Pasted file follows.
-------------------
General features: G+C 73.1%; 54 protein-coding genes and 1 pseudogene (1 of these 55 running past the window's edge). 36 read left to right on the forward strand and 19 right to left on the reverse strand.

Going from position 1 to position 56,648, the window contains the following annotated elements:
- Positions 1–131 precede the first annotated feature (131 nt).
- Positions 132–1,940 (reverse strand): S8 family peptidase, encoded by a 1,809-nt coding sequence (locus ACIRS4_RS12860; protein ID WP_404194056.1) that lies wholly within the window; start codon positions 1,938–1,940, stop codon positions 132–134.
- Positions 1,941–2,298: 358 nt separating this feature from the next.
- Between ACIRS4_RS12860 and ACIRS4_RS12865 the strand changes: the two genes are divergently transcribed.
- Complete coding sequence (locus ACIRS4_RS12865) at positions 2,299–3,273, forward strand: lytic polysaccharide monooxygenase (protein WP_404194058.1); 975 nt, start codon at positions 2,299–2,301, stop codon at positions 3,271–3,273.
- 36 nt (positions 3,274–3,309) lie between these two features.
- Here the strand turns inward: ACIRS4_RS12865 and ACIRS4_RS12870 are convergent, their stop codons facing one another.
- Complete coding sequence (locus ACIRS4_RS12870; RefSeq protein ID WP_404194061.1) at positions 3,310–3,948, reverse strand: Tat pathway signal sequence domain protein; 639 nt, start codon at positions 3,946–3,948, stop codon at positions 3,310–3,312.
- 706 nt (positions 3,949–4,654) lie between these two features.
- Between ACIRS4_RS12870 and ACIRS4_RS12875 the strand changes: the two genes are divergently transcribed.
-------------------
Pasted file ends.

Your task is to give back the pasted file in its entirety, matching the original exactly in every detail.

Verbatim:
General features: G+C 73.1%; 54 protein-coding genes and 1 pseudogene (1 of these 55 running past the window's edge). 36 read left to right on the forward strand and 19 right to left on the reverse strand.

Going from position 1 to position 56,648, the window contains the following annotated elements:
- Positions 1–131 precede the first annotated feature (131 nt).
- Positions 132–1,940 (reverse strand): S8 family peptidase, encoded by a 1,809-nt coding sequence (locus ACIRS4_RS12860; protein ID WP_404194056.1) that lies wholly within the window; start codon positions 1,938–1,940, stop codon positions 132–134.
- Positions 1,941–2,298: 358 nt separating this feature from the next.
- Between ACIRS4_RS12860 and ACIRS4_RS12865 the strand changes: the two genes are divergently transcribed.
- Complete coding sequence (locus ACIRS4_RS12865) at positions 2,299–3,273, forward strand: lytic polysaccharide monooxygenase (protein WP_404194058.1); 975 nt, start codon at positions 2,299–2,301, stop codon at positions 3,271–3,273.
- 36 nt (positions 3,274–3,309) lie between these two features.
- Here the strand turns inward: ACIRS4_RS12865 and ACIRS4_RS12870 are convergent, their stop codons facing one another.
- Complete coding sequence (locus ACIRS4_RS12870; RefSeq protein ID WP_404194061.1) at positions 3,310–3,948, reverse strand: Tat pathway signal sequence domain protein; 639 nt, start codon at positions 3,946–3,948, stop codon at positions 3,310–3,312.
- 706 nt (positions 3,949–4,654) lie between these two features.
- Between ACIRS4_RS12870 and ACIRS4_RS12875 the strand changes: the two genes are divergently transcribed.